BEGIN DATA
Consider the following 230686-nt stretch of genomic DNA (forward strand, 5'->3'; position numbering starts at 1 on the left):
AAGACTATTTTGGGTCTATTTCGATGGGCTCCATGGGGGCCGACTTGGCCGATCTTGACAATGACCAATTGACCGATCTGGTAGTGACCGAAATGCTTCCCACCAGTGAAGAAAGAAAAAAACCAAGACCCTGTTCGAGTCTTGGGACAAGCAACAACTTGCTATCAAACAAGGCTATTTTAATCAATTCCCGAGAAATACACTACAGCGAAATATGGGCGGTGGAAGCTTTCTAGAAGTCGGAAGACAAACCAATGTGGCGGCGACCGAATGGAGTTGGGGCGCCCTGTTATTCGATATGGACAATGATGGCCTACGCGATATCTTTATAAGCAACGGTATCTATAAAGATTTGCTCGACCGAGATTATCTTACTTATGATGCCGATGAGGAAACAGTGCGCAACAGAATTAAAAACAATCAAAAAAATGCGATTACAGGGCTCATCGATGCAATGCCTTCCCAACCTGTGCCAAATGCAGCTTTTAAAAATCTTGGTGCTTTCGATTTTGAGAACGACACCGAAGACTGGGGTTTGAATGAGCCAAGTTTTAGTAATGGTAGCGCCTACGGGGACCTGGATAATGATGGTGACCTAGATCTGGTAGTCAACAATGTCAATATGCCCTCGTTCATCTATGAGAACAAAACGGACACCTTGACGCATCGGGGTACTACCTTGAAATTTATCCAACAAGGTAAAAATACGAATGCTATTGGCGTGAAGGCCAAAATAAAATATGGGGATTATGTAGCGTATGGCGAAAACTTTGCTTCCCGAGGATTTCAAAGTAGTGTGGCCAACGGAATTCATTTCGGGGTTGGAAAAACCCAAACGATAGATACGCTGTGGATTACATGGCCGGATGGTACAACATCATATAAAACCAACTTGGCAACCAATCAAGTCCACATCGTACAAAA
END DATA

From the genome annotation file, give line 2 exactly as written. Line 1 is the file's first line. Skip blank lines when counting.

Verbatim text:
AAGACTATTTTGGGTCTATTTCGATGGGCTCCATGGGGGCCGACTTGGCCGATCTTGACAATGACCAATTGACCGATCTGGTAGTGACCGAAATGCTTCCCACCAGTGAAGAAAGAAAAAAACCAAGACCCTGTTCGAGTCTTGGGACAAGCAACAACTTGCTATCAAACAAGGCTATTTTAATCAATTCCCGAGAAATACACTACAGCGAAATATGGGCGGTGGAAGCTTTCTAGAAGTCGGAAGACAAACCAATGTGGCGGCGACCGAATGGAGTTGGGGCGCCCTGTTATTCGATATGGACAATGATGGCCTACGCGATATCTTTATAAGCAACGGTATCTATAAAGATTTGCTCGACCGAGATTATCTTACTTATGATGCCGATGAGGAAACAGTGCGCAACAGAATTAAAAACAATCAAAAAAATGCGATTACAGGGCTCATCGATGCAATGCCTTCCCAACCTGTGCCAAATGCAGCTTTTAAAAATCTTGGTGCTTTCGATTTTGAGAACGACACCGAAGACTGGGGTTTGAATGAGCCAAGTTTTAGTAATGGTAGCGCCTACGGGGACCTGGATAATGATGGTGACCTAGATCTGGTAGTCAACAATGTCAATATGCCCTCGTTCATCTATGAGAACAAAACGGACACCTTGACGCATCGGGGTACTACCTTGAAATTTATCCAACAAGGTAAAAATACGAATGCTATTGGCGTGAAGGCCAAAATAAAATATGGGGATTATGTAGCGTATGGCGAAAACTTTGCTTCCCGAGGATTTCAAAGTAGTGTGGCCAACGGAATTCATTTCGGGGTTGGAAAAACCCAAACGATAGATACGCTGTGGATTACATGGCCGGATGGTACAACATCATATAAAACCAACTTGGCAACCAATCAAGTCCACATCGTACAAAA